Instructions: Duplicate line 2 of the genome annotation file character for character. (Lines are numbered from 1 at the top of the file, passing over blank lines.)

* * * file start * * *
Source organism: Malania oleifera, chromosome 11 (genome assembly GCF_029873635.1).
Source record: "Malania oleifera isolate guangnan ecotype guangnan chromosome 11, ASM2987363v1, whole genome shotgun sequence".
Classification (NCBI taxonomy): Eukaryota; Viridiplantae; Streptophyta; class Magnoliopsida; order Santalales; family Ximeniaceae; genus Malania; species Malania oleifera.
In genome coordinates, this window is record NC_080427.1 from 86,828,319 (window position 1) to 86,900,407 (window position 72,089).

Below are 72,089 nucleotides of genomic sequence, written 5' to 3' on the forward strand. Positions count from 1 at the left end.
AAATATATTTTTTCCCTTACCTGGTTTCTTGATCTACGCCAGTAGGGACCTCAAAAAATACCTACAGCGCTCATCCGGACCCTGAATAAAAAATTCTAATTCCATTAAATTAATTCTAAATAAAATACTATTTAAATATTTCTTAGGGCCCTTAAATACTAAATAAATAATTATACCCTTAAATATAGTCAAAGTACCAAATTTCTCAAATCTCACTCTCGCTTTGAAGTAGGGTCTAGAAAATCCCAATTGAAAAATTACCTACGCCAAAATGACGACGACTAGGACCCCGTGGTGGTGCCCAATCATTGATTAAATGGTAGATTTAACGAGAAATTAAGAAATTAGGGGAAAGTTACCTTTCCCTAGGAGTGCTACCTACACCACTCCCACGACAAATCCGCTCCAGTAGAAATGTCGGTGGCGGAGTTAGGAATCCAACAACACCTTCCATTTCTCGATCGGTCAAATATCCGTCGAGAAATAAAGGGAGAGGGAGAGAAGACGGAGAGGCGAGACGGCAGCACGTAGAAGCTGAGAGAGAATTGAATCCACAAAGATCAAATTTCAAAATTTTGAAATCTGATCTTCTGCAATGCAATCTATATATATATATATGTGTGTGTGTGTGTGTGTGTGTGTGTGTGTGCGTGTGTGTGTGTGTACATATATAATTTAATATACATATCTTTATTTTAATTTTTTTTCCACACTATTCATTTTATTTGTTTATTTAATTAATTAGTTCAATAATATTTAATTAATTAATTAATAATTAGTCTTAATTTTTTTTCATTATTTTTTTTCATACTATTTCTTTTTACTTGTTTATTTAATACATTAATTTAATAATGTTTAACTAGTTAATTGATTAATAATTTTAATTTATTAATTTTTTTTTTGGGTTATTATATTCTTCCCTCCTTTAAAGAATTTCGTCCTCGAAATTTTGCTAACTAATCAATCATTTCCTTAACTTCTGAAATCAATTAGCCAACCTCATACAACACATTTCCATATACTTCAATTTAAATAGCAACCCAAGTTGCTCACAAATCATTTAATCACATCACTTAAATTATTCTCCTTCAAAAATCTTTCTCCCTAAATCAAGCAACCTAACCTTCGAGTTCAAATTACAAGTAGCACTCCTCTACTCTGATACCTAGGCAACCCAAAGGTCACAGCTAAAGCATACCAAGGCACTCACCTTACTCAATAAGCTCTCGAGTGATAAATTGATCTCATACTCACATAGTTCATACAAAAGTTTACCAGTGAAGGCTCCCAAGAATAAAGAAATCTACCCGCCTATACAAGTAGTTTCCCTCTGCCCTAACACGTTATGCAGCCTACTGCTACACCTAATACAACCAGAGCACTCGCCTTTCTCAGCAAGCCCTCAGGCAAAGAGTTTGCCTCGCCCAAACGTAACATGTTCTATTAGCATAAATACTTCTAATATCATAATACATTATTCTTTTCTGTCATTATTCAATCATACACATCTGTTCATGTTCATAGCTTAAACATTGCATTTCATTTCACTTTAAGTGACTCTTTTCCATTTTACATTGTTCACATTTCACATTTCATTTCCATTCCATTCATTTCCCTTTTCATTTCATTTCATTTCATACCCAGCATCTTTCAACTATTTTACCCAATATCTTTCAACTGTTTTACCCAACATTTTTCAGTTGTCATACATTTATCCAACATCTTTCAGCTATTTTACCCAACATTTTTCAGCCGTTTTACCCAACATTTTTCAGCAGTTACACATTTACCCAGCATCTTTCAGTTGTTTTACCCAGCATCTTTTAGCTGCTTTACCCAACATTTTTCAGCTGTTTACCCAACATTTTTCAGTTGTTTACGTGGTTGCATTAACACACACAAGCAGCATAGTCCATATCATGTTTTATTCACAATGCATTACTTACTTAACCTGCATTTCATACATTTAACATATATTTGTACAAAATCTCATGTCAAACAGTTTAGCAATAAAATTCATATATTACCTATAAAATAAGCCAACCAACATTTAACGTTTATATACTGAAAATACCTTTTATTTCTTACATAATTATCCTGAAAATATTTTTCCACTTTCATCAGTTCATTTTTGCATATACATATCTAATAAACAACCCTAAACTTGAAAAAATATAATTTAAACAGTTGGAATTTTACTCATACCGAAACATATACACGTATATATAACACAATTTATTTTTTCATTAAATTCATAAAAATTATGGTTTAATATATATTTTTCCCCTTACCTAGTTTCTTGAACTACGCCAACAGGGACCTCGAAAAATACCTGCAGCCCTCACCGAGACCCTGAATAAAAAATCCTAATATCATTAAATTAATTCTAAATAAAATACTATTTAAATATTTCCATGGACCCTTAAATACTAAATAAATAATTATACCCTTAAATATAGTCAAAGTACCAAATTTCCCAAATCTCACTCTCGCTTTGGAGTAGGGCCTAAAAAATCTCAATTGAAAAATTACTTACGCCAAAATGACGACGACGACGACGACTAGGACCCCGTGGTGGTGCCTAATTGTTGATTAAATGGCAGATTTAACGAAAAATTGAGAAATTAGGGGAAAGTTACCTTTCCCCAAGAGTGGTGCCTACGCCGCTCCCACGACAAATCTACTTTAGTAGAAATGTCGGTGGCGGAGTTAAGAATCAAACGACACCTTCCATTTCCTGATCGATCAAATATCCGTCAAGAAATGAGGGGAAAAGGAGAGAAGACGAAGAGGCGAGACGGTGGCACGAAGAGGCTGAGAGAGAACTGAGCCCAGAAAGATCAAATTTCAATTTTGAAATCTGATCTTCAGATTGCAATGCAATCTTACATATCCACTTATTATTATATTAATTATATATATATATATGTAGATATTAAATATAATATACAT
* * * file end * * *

Source record: "Malania oleifera isolate guangnan ecotype guangnan chromosome 11, ASM2987363v1, whole genome shotgun sequence".